Wednesday, June 19, 2013

Message from Justice Rebecca Simmons to the JCIT on the Governor's Signing SB 2302 the eFiling Finance Bill


Justice Rebecca Simmons
Chairman, Judicial Commission on Information Technology
Dear JCIT Team,

Congratulations, your hard work and perseverance has paid off! This past Friday Governor Perry signed House Bill 2302 into law thereby reducing the cost of e-filing to the filer and continuing the $2.00 recovery fee for the counties that e-file. This has a been a long process that began many years ago, including the JCIT's 2010 report to the Supreme Court that recommended changing the financial structure of efiling and an effort to pass similar legislation in the 2011 legislative session. Without your help and support this great accomplishment would not have been possible. Thank you all for your dedication and hard work. This also would not have been possible without the work of David Slayton and is great team at Office of Court Administration who helped shepherd this bill through the legislative process.

Of course there is still more work to be done. Our next big job is assisting in the transition to e-filing by educating lawyers, clerks, judges and the public on the benefits of e-filing. With your continued dedication and support we can help build an electronic filing system that we can all be proud of.

Rebecca

Wednesday, June 5, 2013

New Court Related Legislation Taking Effect Immediately



Below you will find a list of bills concerning the courts and judicial process that were passed by a sufficient plurality of the legislature to be effective immediately.  The text of the legislation can be found at the Texas Legislature's website below:

Texas Legislature Online Bill Search Portal

Be sure to click the "Bill Number" bullet then enter the bill's number. The enrolled version is the text of the bill as passed.

The complete listing of all bills effective immediately may be found at this link:

83rd Legislature Bills Effective Immediately

The following are bills of special interest to the courts and attorneys:

HB 1016
Author: Davis, Sarah Sponsor: Williams
Last Action: 05/18/2013 E Effective immediately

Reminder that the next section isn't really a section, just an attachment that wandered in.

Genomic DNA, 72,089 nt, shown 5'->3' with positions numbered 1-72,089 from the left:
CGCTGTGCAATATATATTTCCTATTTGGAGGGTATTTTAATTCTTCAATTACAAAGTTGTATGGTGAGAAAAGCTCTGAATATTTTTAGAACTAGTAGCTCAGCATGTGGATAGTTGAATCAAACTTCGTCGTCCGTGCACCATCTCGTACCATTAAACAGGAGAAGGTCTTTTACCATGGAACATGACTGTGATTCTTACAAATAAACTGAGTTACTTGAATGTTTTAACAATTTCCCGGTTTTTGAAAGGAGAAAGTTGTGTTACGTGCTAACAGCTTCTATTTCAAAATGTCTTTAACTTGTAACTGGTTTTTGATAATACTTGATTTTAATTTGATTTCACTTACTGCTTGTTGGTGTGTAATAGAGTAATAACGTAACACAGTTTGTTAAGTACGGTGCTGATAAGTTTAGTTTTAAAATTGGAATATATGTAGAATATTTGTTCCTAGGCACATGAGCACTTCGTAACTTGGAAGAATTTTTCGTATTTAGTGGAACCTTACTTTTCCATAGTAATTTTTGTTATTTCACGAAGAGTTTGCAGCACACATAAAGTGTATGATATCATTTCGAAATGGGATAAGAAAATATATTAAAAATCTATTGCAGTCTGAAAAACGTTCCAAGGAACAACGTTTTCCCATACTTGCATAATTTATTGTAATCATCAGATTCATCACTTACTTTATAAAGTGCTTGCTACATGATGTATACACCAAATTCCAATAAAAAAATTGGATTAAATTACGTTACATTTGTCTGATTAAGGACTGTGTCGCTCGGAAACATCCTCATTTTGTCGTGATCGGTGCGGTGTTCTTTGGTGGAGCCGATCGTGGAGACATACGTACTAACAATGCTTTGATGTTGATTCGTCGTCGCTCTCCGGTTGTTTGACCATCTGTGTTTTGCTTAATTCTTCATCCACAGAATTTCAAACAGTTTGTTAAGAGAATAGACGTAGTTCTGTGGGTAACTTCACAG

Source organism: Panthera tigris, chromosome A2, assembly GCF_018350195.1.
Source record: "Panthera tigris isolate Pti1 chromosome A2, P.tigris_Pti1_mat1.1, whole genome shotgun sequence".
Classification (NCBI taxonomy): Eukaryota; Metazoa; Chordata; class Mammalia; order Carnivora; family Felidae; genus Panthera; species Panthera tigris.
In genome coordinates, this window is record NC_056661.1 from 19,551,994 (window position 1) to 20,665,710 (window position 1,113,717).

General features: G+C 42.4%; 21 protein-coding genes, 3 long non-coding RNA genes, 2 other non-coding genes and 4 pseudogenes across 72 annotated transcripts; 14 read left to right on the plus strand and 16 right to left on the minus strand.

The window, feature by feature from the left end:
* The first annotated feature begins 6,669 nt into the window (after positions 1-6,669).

Caption: Relating to legal representation for civil suits against peace officers employed by a school district.

HB 1263
Author: Lewis
Sponsor: Duncan
Last Action: 04/10/2013 E Effective immediately
Caption: Relating to the delay in the implementation of the abolishment of small claims courts.

HB 1445
Author: Thompson, Senfronia
Sponsor: Duncan
Last Action: 05/28/2013 E Effective immediately
Caption: Relating to the distribution of certain civil penalties and civil restitution received by the attorney general.

SB 354
Author: West
Sponsor: Giddings
Last Action: 05/18/2013 E Effective immediately
Caption: Relating to permitting electronic delivery of certain documents in a criminal case.

SB 387
Author: Nichols
Sponsor: Clardy
Last Action: 05/10/2013 E Effective immediately
Caption: Relating to county participation in a program for improvement of collection of court costs, fees, and fines imposed in criminal cases.

SB 367
Author: Whitmire
Sponsor: Murphy
Last Action: 05/18/2013 E Effective immediately
Caption: Relating to the disposition of abandoned or unclaimed property seized at the time of certain arrests.

SB 422
Author: Duncan
Sponsor: Darby
Last Action: 05/02/2013 E Effective immediately
Caption: Relating to service of citation on a financial institution.

SB 670
Author: Whitmire
Sponsor: Turner, Sylvester
Last Action: 05/24/2013 E Effective immediately
Caption: Relating to the copying of certain records and files relating to a child who is a party to a juvenile proceeding.

SB 1236
Author: West
Sponsor: Gonzalez, Naomi
Last Action: 05/18/2013 E Effective immediately
Caption: Relating to the extension of an emergency order for protective services for certain persons who are elderly or have disabilities.

SB 1896
Author: Garcia
Sponsor: Naishtat
Last Action: 05/25/2013 E Effective immediately
Caption: Relating to the confidentiality of information in ad valorem tax appraisal records that identifies the home address of certain judges.

Tuesday, June 4, 2013

District Clerk Calls for New Criminal Courts Facility



Dallas County Needs a New Courthouse - Dallas Morning News

I was quoted liberally in an article in today's Dallas Morning News along with a Pulitzer picture of me poring over documents. The genesis of the article were some remarks I made several months ago after an interloper slipped in to a jury room after lunch break resulting in a mistrial. I suggested that the commissioners court consider replacing the Frank Crowley Courthouse with one designed to meet the security needs of our judiciary and our modern courts.